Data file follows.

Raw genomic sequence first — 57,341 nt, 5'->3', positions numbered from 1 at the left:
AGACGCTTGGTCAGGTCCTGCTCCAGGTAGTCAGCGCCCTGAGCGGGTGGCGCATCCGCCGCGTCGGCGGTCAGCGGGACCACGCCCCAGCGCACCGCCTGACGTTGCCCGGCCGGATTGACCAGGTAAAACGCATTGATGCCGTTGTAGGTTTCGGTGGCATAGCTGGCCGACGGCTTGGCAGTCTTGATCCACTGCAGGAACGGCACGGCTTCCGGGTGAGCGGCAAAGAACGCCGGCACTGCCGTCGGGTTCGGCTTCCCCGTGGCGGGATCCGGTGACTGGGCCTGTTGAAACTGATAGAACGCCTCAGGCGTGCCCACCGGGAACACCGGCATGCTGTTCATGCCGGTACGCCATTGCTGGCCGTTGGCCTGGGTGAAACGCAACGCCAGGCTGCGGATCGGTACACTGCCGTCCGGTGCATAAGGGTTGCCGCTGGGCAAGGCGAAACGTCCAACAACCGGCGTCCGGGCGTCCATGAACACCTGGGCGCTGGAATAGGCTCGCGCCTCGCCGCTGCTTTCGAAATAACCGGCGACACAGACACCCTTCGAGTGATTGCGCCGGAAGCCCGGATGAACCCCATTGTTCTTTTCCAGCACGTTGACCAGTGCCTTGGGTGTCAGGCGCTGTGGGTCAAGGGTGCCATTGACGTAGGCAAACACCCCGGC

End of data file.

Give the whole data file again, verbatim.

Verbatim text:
Raw genomic sequence first — 57,341 nt, 5'->3', positions numbered from 1 at the left:
AGACGCTTGGTCAGGTCCTGCTCCAGGTAGTCAGCGCCCTGAGCGGGTGGCGCATCCGCCGCGTCGGCGGTCAGCGGGACCACGCCCCAGCGCACCGCCTGACGTTGCCCGGCCGGATTGACCAGGTAAAACGCATTGATGCCGTTGTAGGTTTCGGTGGCATAGCTGGCCGACGGCTTGGCAGTCTTGATCCACTGCAGGAACGGCACGGCTTCCGGGTGAGCGGCAAAGAACGCCGGCACTGCCGTCGGGTTCGGCTTCCCCGTGGCGGGATCCGGTGACTGGGCCTGTTGAAACTGATAGAACGCCTCAGGCGTGCCCACCGGGAACACCGGCATGCTGTTCATGCCGGTACGCCATTGCTGGCCGTTGGCCTGGGTGAAACGCAACGCCAGGCTGCGGATCGGTACACTGCCGTCCGGTGCATAAGGGTTGCCGCTGGGCAAGGCGAAACGTCCAACAACCGGCGTCCGGGCGTCCATGAACACCTGGGCGCTGGAATAGGCTCGCGCCTCGCCGCTGCTTTCGAAATAACCGGCGACACAGACACCCTTCGAGTGATTGCGCCGGAAGCCCGGATGAACCCCATTGTTCTTTTCCAGCACGTTGACCAGTGCCTTGGGTGTCAGGCGCTGTGGGTCAAGGGTGCCATTGACGTAGGCAAACACCCCGGC